At her six week follow up appointment, the results were amazing. Miraculously, Corrine no longer had any pain in her right hand and could easily make a fist which she does in this video*.

Dr. Tollestrup is still following her case closely but it looks like he has surgically solved a complex, unique problem.

Here is what Corrine has to say about here experience with Dr. Tollestrup*.

corrine“After three unsuccessful surgeries on my dominant hand, many years of pain and inability to fully utilize the hand, I can see the “light at the end of a very dark tunnel”.  I am so thankful that I found Dr. Tollestrup.  After he performed a more than six hour surgery on my hand, in just two months post-op, I am experiencing more comfort and the use of my hand than I have had for years.  My prognosis is very optimistic per Dr. Tollestrup.  I am certain that I am much better off than before the surgery he performed and am getting more comfortable and better use as time progresses.   Dr. Tollestrup spent hours with me in the consultations before, after, and post-op appointments.  He is very patient, has an excellent bedside manner, and is the most capable, confident, and experienced surgeon I have met.”

*Disclaimer

We do not guarantee any specific results or outcomes for surgery, should our practice work on your behalf. Information on this website may be used as a reference for successes we’ve achieved for our patients, and not as an assurance or guarantee for similar results in all instances.

Foot Pain and Sciatica Pain Gone Thanks to Peripheral Nerve Surgery

By | Dr. Tollestrup Blog, Nerve Surgery, Patient Stories, piriformis syndrome, success stories | No Comments

Foot Pain and Sciatica Pain Gone Thanks to Nerve Surgery

Luanne’s active lifestyle was severely compromised by constant, debilitating foot pain in her right foot and intermittent right side sciatica pain.

She was originally diagnosed with plantar fasciitis and then heel spurs, but treatments for both conditions did not give her any relief from her pain.  Over time the foot pain became progressively worse until she finally sought help from Dr. Tim Tollestrup.

When meeting with Dr. Tollestrup, Luanne describes the pain in the right foot as involving the entire bottom of the foot. The worst pain is a sharp, stabbing pain in the heel. The rest of the pain over the plantar surface of the foot is characterized as a “pricking pain” which is not as severe as the heel pain. The symptoms on the bottom of the foot are constant and exacerbated by any kind of weight bearing.

Luanne also shared with Dr. Tollestrup her long history of intermittent sciatica pain in the right buttock and thigh which usually radiates down her leg. When the pain is bad, it can radiate all the way down to the ankle.

After an extensive physical examination, Dr. Tollestrup determined she had right piriformis syndrome with compression of the sciatic nerve which was the source of the sciatica pain. She also had additional nerve compressions in the right leg, most severe in the calf and ankle area which were causing the severe pain in the bottom of the foot.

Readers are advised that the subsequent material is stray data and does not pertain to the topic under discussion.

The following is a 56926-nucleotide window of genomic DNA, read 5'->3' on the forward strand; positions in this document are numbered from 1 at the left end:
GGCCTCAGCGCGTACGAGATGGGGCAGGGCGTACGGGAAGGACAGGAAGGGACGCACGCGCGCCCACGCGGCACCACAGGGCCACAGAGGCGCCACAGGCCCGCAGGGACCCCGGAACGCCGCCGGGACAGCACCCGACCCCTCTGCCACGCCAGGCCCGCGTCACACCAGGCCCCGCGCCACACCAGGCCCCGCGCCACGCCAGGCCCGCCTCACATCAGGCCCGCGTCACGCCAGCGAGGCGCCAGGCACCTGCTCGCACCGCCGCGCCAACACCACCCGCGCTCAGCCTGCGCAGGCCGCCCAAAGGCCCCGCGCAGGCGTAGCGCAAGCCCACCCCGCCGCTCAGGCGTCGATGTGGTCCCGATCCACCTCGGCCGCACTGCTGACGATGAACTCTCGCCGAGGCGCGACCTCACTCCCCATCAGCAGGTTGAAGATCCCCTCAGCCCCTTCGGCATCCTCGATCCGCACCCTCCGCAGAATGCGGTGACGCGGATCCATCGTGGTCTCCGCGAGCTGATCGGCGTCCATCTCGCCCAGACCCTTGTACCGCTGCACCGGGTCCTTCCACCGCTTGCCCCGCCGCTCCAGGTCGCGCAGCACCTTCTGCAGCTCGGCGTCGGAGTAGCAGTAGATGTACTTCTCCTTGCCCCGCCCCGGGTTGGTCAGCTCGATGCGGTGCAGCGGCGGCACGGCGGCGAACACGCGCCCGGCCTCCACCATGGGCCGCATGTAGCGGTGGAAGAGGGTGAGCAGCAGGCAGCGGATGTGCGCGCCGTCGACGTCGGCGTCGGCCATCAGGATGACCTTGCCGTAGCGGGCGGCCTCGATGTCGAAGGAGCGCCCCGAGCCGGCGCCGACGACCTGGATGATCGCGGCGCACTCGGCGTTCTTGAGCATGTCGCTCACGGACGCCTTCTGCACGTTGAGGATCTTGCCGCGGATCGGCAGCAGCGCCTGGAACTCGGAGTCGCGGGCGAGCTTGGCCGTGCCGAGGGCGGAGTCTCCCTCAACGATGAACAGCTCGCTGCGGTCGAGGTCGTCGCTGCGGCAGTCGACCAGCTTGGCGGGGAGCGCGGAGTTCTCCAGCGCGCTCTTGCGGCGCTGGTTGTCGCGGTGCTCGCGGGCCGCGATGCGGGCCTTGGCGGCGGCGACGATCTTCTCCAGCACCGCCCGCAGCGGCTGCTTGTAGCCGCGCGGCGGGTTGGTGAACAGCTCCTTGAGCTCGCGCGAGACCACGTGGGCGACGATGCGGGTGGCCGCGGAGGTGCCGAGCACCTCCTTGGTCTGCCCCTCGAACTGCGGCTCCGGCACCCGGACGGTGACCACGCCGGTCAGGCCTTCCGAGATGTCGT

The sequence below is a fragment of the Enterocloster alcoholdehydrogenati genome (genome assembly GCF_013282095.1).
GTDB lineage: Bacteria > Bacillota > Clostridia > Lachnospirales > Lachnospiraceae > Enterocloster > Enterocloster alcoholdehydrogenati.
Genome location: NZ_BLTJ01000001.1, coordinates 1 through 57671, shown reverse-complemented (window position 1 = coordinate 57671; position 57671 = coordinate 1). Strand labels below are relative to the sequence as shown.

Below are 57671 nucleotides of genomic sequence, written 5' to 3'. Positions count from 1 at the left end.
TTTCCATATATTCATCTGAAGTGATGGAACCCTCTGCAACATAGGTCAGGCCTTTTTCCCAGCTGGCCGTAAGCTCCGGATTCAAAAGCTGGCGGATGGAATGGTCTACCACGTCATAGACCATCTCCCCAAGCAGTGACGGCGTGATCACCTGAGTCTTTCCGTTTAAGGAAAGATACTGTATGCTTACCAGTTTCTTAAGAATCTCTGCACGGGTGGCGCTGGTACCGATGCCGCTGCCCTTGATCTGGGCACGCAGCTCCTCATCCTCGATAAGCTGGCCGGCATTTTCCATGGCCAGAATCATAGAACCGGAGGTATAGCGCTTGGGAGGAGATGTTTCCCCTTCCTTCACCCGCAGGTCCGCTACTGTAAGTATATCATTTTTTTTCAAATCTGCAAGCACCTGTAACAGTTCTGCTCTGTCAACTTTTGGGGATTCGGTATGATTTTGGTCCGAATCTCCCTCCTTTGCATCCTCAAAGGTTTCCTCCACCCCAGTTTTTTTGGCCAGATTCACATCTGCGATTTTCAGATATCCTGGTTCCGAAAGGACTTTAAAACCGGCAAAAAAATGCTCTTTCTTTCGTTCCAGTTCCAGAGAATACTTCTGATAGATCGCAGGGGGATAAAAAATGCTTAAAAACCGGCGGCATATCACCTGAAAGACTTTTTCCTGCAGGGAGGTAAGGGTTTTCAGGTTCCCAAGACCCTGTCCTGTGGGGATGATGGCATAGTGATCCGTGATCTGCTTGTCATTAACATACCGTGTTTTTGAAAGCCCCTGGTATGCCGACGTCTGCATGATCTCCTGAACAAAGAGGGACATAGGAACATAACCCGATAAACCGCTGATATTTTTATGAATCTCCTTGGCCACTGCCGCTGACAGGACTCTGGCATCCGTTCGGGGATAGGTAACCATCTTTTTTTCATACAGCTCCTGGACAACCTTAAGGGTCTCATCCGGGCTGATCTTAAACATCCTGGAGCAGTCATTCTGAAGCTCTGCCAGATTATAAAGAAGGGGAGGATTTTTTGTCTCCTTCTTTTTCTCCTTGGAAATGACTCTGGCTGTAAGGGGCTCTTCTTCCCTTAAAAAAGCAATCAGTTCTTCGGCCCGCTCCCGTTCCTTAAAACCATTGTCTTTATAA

In surgery, Dr. Tollestrup decompressed all three areas.

Seven weeks later, Luanne returned to Dr. Tollestrup’s office for her post-op visit. She said that all of the pain in her right leg is completely gone. Before the surgeries, she was noticeably hobbled. But now when she walks around her neighborhood, her friends comment that they are glad to see she has her brisk stride back.

Dr. Tollestrup decompressed nerves to heal foot pain and removed Luanne's piriformis muscle to heal sciatica pain.

Luanne is walking briskly again thanks to nerve surgery.*

*Disclaimer

We do not guarantee any specific results or outcomes for surgery, should our practice work on your behalf. Information on this website may be used as a reference for successes we’ve achieved for our patients, and not as an assurance or guarantee for similar results in all instances.

Foot Pain and Sciatica Pain Gone Thanks to Peripheral Nerve Surgery

Sharon is back to long walks and sleeping through the night thanks to surgery from Dr. Tollestrup to remove her Piriformis Muscle.

Dr. Tollestrup Removes Patient’s Piriformis Muscle to Eliminate Chronic Pain

By | Dr. Tollestrup Blog, news and events, Patient Stories, piriformis syndrome, success stories | No Comments

Sciatica Pain Gone After Dr. Tollestrup Removes Piriformis Muscle

Sharon came to see Dr. Tollestrup for evaluation of severe, chronic sciatica pain involving the the back of her left thigh which is where the piriformis muscle is located. This pain started five years ago.

Over time the pain has become progressively worse to the point where she can no longer go for walks, which she loves doing, or ride her bike. More recently, it has even become difficult to bear any weight at all on the left leg due to the severe pain. Sitting in a car for long periods is one of the worst things she can do as this really makes the pain go crazy.

MRI imaging of Sharon’s low back did not show any evidence of impingement of compression of the spinal cord or nerve roots, ruling out the back as the source of the problem.

On physical examination, Sharon showed classic evidence of a left piriformis syndrome which is entrapment of the big sciatic nerve between part of the bony pelvis and a small muscle called the piriformis muscle, hence the name of the syndrome.

Dr. Tollestrup took Sharon to the operating room and decompressed the sciatic nerve by removing the piriformis muscle. The piriformis muscle is a “spare part” so to speak. Removing it does not affect the patient’s ability to move or use the leg in any way.